Minneapolis voters will decide this fall on whether to change the balance of power in City Hall, granting the mayor more authority over daily operations and restricting the council's role.

The Minneapolis Charter Commission voted unanimously Wednesday to place the question before voters in November, when the ballot will include the races for mayor and all 13 City Council members. The ballot also could have a separate proposal to replace the Police Department.

"I think it's probably the most important charter amendment that's come before the city in 100 years," said Barry Clegg, chairman of the commission. "If somebody has 14 bosses, things don't get done, conflicts don't get resolved and that's what we learned when we talked to our department heads. Hopefully, this will make a difference."

The decision comes eight months after the commission temporarily blocked a City Council proposal that would have replaced the Police Department in the wake of George Floyd's death and given council members more sway over officers. Later this spring, it will review another similar proposal.

Minneapolis leaders have debated for at least a century how to best govern the city. Many current elected officials acknowledge city government isn't functioning as efficiently as it could, but some doubt the commission's proposal will actually lead to improvements.

The Charter Commission is made up of volunteers chosen by a judge to oversee the city's charter, essentially its constitution. "Ultimately, we should seek to have a system where people have a voice in their government," said City Council President Lisa Bender, who is not running for re-election. "I am very skeptical that the Charter Commission's proposal will achieve that."

She, like some others on the council, has argued that the city's ward system is crucial for ensuring that people who live in areas with lower voter turnout have representation in City Hall.

Eight people running for city offices this year, including mayoral candidate Sheila Nezhad, wrote an open letter raising similar concerns.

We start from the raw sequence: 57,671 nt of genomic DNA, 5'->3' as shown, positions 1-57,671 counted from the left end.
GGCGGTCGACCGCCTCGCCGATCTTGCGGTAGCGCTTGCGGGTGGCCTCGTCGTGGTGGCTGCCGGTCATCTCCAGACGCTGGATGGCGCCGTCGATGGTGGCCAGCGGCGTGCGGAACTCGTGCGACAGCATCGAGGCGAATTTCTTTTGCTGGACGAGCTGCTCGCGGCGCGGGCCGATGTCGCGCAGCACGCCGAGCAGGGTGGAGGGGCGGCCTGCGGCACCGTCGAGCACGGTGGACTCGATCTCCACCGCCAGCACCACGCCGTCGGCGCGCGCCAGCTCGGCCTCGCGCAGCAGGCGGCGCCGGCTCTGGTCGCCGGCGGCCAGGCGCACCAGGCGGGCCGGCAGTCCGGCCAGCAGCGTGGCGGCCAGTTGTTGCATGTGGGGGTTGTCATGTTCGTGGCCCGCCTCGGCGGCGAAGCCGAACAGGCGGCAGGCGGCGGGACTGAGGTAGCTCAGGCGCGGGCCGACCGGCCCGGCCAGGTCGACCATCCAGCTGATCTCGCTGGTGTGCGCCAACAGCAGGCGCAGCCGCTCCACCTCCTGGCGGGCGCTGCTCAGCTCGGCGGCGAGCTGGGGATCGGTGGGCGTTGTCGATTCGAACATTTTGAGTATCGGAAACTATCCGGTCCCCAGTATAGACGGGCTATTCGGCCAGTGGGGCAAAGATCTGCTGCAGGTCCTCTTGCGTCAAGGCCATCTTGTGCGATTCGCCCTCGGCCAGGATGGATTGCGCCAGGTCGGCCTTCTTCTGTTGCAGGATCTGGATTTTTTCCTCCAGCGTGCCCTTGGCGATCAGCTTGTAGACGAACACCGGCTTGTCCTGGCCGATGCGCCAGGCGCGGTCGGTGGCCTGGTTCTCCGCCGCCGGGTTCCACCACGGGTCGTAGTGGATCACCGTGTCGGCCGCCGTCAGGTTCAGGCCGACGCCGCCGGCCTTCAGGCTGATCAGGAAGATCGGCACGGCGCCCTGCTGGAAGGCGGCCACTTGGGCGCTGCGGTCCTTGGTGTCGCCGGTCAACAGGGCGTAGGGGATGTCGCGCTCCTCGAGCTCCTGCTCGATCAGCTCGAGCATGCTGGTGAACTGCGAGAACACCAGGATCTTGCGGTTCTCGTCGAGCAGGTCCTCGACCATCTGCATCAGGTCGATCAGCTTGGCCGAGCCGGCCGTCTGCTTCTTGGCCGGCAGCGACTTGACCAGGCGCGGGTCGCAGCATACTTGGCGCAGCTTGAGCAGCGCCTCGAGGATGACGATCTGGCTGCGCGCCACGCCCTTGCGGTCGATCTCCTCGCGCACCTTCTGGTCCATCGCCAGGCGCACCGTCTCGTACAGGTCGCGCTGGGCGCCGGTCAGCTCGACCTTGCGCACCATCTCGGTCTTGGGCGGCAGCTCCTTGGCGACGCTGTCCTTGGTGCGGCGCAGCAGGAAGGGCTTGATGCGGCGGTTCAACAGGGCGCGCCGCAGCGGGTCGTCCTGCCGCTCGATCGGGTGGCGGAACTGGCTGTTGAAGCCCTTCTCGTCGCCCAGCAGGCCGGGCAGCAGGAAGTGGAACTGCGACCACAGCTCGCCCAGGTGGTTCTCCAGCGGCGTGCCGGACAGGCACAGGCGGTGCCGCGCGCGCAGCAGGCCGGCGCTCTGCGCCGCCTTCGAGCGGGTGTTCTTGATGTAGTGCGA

Other elected officials appeared to welcome the change.

While he stopped shy of a full endorsement, Mayor Jacob Frey told commissioners in a public meeting earlier this year that he thought the city would benefit from clarifying the roles of the mayor and council.

"There is no reason that any business or government would voluntarily and independently set themselves up in a way that we presently are," he said at the time.

The Charter Commission's work to change the city's power structure gained new traction last year after it reviewed — and ultimately blocked — a City Council proposal that would have replaced the Police Department and given council members more sway over officers.

The city's department heads told commissioners in private interviews that they struggled to respond effectively to crises like the coronavirus pandemic and the rioting that followed George Floyd's death because it was difficult to manage conflicts between the city's 14 elected officials.

When the elected leaders disagreed, it often was hard to determine whose opinion prevailed, the department heads said.

Under the new proposal, the council would focus primarily on legislative duties like writing ordinances and vetting city budgets. It would retain sway over the clerk's office and auditor to support its legislative and oversight functions.

The mayor would serve as the "chief executive" for most of the largest departments, including police, fire and public works, among others. Council members would not be permitted to "usurp, invade, or interfere with the mayor's direction or supervision." The commission jettisoned a controversial, earlier provision that would have made it a crime to violate that clause.

The proposal also changes the terms of many city department heads to align them with the mayor's and it raises the number of votes required to remove an elected official from office to a two-thirds majority.

"I would say that under the current system, we have a mayor who has the responsibility but no authority, and a council that has the authority but no responsibility," Clegg said. "We're trying to resolve that quandary."

The commissioners plan to spend the next month wrapping up work drafting the ordinance that must accompany their proposal.

It then will head to the City Council and to Frey. The elected officials can determine what wording appears on the ballot but they can't change the underlying proposal itself.

As the commissioners are wrapping up work on this proposal, a smaller subset of them will be reviewing a separate plan, written by three City Council members, to replace the city's Police Department. In its place, the city would have a public safety department that includes police officers, though the city would no longer be required to keep a minimum number of them.

The Charter Commission will provide a recommendation on the plan, which requires approval from voters, but the mayor and council will make the final decision about whether it appears on the ballot.

Commissioner Andrea Rubenstein, who is leading the commission's efforts to review the proposal, said they could provide a recommendation as early as next month.

Liz Navratil • 612-673-4994